Brothers: A Tale of Two Sons
Brothers is likely unlike any game you’ve played before, and it all starts with the gamepad. Instead of controlling a single character, using one analog stick to move the body and the other the camera (as in most games), here the player is in charge of two. It’s not complicated, each character is mapped to either the right or left analog stick and each has their own action button. That’s it. But it forces the player to completely rethink how they play videogames, taking all of the preconceived notions about how to traverse a virtual world and feeding them to the wolves. Any game could get a few plays based on an uncommon control scheme, but Brothers isn’t a one trick pony. It shines in its storytelling, crafting a heartwarming and heartbreaking tale of two brothers working together to save their father. Easily one of the most rewarding ventures the medium has taken in recent years, if you missed it in 2013, you have no excuse not to pick up Brothers from PS Plus.—EW
Beyond its striking visual aesthetic, its unusual fusion of classical and electronic music (no doubt an homage to the game’s futuristic French Revolution theme), and the memorable lead character of Nilin, Remember Me also has a lot to offer narratively and thematically. Many videogames are metaphorically about videogames already, but Remember Me manages to go beyond just that initial trope to also juggle a narrative about class, corporations and systems of power.—Maddy Myers
Uncharted 3: Drake’s Deception
The Uncharted series provided some of the best moments during the PS3’s reign, before little brother came along last November. Though its hard to choose which game was the pinnacle of the series, its easy to choose which one you should play on PS Plus. That would be the third, Drake’s Deception. Why? Well, in Uncharted 3, Naughty Dog created the action-adventure game it always intended to when it embarked on the journey with Drake’s Fortune. The game is a fully cinematic, incredibly rewarding interactive experience filled with impeccable writing, voice-acting and stunning visuals. You might be thinking, “Didn’t Naughty Dog do that with Among Thieves, too?” And you’d be right.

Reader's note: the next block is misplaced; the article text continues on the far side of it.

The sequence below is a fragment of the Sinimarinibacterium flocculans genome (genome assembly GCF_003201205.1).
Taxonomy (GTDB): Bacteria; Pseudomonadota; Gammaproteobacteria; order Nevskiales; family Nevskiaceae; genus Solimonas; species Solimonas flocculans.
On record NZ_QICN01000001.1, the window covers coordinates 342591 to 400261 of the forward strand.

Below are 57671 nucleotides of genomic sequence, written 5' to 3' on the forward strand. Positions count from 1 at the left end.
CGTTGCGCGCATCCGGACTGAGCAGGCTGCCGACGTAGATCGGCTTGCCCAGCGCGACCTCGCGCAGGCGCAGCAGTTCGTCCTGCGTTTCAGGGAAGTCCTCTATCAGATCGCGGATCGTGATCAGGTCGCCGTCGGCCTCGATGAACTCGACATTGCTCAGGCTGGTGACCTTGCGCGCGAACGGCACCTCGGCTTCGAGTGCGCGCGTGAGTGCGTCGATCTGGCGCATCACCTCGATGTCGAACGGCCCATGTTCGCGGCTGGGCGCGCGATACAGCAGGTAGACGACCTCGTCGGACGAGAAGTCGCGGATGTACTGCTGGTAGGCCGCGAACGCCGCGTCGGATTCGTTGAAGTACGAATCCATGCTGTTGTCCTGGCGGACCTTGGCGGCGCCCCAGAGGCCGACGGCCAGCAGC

But Drake’s Deception is the only one available on PS Plus.—EW
XCOM: Enemy Unknown
This faithful remake of the classic early ‘90s strategy game makes tactics accessible to console gamers. Clever strategy is crucial during the turn-based battles, but you’ll have to be just as smart running the bureaucratic side of XCOM and planning what new facilities to build and trying to balance the concerns of numerous panic-stricken nations. It will infiltrate your brain and keep you up at night.—Garrett Martin
Metro: Last Light
The Metro games are heavily invested in world-building, and that level of detail is one reason why the universe has such appeal. Last Light succeeds more than its predecessor in this regard, if for no other reason than it works better: Refinements in level design, combat, and environmental storytelling make it a smoother experience without sacrificing any of the claustrophobic immediacy of the franchise. But what works best about Last Light is what makes the fiction resonate. Despite the glowing mushrooms, mutant monsters and supernatural horror, this is a deeply human story.—J.P. Grant
Not much needs to be said about BioShock Infinite. If you’re even remotely aware that videogames exist, you’ve heard of it. The game stars Booker DeWitt, a former detective who is sent to the floating city of Columbia in search of a young woman named Elizabeth. Once he finds her, though, Booker begins to see that there is a lot more going on in Columbia than he ever imagined. It’s an incredibly ambitious (perhaps too much so) story-driven game that, despite its faults, received almost universal acclaim. Plus, it’s got guns and magical things.—Eric Walters